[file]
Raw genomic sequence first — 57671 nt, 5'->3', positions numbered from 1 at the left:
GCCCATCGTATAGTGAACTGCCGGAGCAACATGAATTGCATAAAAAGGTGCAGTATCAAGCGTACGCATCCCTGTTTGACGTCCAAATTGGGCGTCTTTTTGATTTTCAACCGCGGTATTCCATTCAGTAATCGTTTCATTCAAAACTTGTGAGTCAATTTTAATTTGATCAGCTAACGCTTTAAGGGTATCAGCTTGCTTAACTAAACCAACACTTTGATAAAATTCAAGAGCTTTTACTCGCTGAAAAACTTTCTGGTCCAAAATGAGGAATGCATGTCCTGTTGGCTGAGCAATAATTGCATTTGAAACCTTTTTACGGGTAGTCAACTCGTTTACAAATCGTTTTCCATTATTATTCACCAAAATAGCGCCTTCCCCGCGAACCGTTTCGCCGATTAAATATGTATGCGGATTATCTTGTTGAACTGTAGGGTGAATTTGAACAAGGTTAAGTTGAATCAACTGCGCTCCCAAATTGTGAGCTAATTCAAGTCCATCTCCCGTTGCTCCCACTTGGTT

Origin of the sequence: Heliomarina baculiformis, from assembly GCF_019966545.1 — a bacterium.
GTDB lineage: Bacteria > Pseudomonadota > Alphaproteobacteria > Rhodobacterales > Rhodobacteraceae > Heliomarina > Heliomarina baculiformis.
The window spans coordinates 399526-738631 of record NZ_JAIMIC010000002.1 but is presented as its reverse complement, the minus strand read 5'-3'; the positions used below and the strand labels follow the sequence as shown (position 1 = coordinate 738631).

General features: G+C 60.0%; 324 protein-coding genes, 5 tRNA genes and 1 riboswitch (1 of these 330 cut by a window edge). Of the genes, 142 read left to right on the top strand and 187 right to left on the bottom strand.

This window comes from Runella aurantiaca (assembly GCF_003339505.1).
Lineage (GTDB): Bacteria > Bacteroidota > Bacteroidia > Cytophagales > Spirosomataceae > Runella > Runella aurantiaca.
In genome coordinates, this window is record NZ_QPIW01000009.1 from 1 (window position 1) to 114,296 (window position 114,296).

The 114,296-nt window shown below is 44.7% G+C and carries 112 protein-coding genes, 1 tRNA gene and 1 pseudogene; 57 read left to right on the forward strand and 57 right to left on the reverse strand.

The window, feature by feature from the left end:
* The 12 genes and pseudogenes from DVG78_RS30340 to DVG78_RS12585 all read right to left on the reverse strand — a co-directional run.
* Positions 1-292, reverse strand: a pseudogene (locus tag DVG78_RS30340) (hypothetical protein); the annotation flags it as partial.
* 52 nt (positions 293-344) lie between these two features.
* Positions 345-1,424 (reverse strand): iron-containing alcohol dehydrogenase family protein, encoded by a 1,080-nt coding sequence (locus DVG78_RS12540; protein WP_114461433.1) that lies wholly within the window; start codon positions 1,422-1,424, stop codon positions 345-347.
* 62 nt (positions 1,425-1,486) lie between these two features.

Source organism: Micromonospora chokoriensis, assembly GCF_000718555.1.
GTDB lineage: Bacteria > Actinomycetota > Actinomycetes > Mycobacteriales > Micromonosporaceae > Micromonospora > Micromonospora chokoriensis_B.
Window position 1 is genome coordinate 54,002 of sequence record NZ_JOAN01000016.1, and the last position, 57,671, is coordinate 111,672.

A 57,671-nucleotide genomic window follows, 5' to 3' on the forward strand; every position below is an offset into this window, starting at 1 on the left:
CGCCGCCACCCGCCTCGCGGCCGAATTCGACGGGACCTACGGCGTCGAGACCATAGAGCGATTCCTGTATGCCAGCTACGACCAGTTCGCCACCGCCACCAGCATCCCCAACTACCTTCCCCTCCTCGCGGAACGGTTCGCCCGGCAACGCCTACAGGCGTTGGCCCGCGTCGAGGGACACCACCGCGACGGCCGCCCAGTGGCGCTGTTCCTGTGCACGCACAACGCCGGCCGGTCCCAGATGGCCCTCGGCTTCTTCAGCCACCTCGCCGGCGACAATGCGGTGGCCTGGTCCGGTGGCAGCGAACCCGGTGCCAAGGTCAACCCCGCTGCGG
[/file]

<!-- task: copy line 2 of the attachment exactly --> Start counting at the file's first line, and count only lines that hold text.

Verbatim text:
GCCCATCGTATAGTGAACTGCCGGAGCAACATGAATTGCATAAAAAGGTGCAGTATCAAGCGTACGCATCCCTGTTTGACGTCCAAATTGGGCGTCTTTTTGATTTTCAACCGCGGTATTCCATTCAGTAATCGTTTCATTCAAAACTTGTGAGTCAATTTTAATTTGATCAGCTAACGCTTTAAGGGTATCAGCTTGCTTAACTAAACCAACACTTTGATAAAATTCAAGAGCTTTTACTCGCTGAAAAACTTTCTGGTCCAAAATGAGGAATGCATGTCCTGTTGGCTGAGCAATAATTGCATTTGAAACCTTTTTACGGGTAGTCAACTCGTTTACAAATCGTTTTCCATTATTATTCACCAAAATAGCGCCTTCCCCGCGAACCGTTTCGCCGATTAAATATGTATGCGGATTATCTTGTTGAACTGTAGGGTGAATTTGAACAAGGTTAAGTTGAATCAACTGCGCTCCCAAATTGTGAGCTAATTCAAGTCCATCTCCCGTTGCTCCCACTTGGTT